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State To Cut Down White Ash Trees

Officials looking for beetle infestation.

The Emerald Ash Borer beetle. Credit: File photo.
The Emerald Ash Borer beetle. Credit: File photo.

Since it was determined that the Emerald Ash Borer beetle was found in North Andover, state and local officials have begun a mitigation plan.

The board of selectmen voted last week to allow the state permission to cut down white ash trees on town property to check for the beetle infestation, according to a report in the Eagle-Tribune.

If the trees have been infested, the state could impose a quarantine which would stop any white ash trees from being moved out of Essex County, Peter Church of the Department of Conservation of Recreation told the Eagle-Tribune.  


To read the full report in the Eagle-Tribune, click here.


Maria Rea February 06, 2014 at 08:48 AM
I found this article interesting from the World Nature News: Woodpeckers Feeding on Emerald Ash Borers By Staff Reporter Dec 21, 2013 06:39 AM EST Students measure the damage to a tree trunk done by emerald ash borer. (Photo : Charles Flowers/University of Illinois at Chicago.) Woodpeckers might be the answer to the growing problem of emerald ash borers in the U.S., a new study has found. The study, conducted by researchers at University of Illinois at Chicago, found that woodpeckers are feeding on the pest. The Emerald Ash Borer (Agrilus planipennis) or EAB is an invasive beetle species whose larvae bore through the ash trees, disrupting the flow of water and nutrients. EAB has already destroyed millions of ash trees in the U.S and Canada. Share This Story Researchers said that a native insect fighter such as the woodpecker is better than using chemicals to kill the pest. Chemicals are expensive and can damage the environment. In the current study, the team wanted to find whether bark-foraging birds such as woodpeckers and nuthatches were feeding on ash borers or not. For the study, researchers sought the help of schoolchildren from Dempsey Middle School in Delaware. The team asked the kids to monitor pest and woodpecker activity in the area. A section of the woodland was cut down for examination each year. The students were asked to find and paint all holes in the bark of the tree. EABs have a distinctive way of boring through the tree; they carve through the bark to create a serpentine gallery. Students used different colors to paint large holes made by the woodpeckers, crescent-shaped holes made by EABs and small holes made by other insects. When the bark was stripped for examination, students could identify whether the bird had eaten an EAB or other insect. "This was looking at woodpecker foraging at a fine tree-by-tree scale," Charles Flower, UIC postdoctoral research associate in biology and first author of the study, according to a news release. The study showed that woodpeckers were eating about 85 percent of the pests in an infested tree. The kind of predator response accounted by the Delaware school-kids is called 'functional response,' when a creature adopts strategies to find and kill its prey. There is another type of predator-response to a new food source- called the numerical response. In this response, scientists usually see a larger number of the predator in the area. A related study at Cornell University has found that the population of woodpeckers and nuthatch is increasing in Detroit and around the Great Lakes, "Woodpeckers won't save a tree once it's infested, but they may save the forest. Or at least save a nearby forest," said Flower in a news release. The study is published in the journal Forest Ecology and Management. EAB was first discovered in southeastern Michigan near Detroit in the summer of 2002. The insects probably came along with wood packing material via ships or planes from Asia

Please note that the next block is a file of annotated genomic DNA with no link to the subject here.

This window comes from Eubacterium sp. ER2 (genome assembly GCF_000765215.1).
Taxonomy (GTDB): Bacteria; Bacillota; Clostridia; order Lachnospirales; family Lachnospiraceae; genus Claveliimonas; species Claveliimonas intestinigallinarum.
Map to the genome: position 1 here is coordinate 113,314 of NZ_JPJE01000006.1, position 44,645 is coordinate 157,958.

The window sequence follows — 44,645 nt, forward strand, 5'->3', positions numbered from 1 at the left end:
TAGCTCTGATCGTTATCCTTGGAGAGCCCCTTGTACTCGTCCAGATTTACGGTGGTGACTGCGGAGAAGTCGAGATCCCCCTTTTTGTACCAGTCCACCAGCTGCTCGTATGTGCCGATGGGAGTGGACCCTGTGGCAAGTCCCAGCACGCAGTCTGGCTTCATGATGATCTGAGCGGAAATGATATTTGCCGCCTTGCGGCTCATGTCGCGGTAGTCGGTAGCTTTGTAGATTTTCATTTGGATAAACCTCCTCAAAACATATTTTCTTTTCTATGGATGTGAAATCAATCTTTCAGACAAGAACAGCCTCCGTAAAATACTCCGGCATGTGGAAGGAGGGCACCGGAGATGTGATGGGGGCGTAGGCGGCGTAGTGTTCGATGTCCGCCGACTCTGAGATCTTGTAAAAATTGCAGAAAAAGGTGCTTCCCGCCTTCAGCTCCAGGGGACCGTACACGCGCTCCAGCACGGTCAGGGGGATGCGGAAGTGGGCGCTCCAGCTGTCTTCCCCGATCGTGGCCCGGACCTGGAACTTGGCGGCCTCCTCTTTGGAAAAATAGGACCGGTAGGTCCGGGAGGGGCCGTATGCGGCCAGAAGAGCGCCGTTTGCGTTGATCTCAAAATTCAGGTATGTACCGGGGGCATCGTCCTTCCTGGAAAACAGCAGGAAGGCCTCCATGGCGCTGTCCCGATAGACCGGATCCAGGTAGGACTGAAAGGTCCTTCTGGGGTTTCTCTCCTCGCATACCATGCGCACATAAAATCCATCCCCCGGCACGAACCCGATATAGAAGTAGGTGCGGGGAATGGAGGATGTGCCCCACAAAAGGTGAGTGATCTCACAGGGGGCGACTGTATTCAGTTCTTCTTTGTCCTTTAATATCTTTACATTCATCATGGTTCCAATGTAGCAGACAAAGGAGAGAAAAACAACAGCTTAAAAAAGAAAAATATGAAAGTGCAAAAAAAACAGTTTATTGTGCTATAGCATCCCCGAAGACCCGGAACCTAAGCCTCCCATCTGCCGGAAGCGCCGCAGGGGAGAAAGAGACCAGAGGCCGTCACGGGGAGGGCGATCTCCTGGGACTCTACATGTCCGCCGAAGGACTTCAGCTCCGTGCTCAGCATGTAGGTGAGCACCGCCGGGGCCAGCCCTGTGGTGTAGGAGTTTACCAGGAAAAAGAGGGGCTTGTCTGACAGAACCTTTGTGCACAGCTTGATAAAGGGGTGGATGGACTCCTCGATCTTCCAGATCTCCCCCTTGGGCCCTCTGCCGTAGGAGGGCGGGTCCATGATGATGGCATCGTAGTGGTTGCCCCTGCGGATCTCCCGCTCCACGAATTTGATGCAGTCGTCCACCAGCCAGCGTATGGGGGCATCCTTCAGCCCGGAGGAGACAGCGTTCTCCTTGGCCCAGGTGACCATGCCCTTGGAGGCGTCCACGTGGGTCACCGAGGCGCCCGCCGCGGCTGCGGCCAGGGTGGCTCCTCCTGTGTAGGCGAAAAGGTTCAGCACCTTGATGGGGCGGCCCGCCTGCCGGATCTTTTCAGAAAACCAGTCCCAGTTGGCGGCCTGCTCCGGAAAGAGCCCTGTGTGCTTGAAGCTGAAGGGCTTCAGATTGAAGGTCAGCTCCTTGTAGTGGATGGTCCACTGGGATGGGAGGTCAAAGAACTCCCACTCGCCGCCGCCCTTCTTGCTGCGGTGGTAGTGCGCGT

Andy Beresford February 06, 2014 at 10:02 AM
Hey you want "Free trade" you got it! Send all our manufacturing jobs to China, and they will send back invasive species to destroy our trees! (Ok so they didn't do it on purpose). Good comment Maria, very informative.

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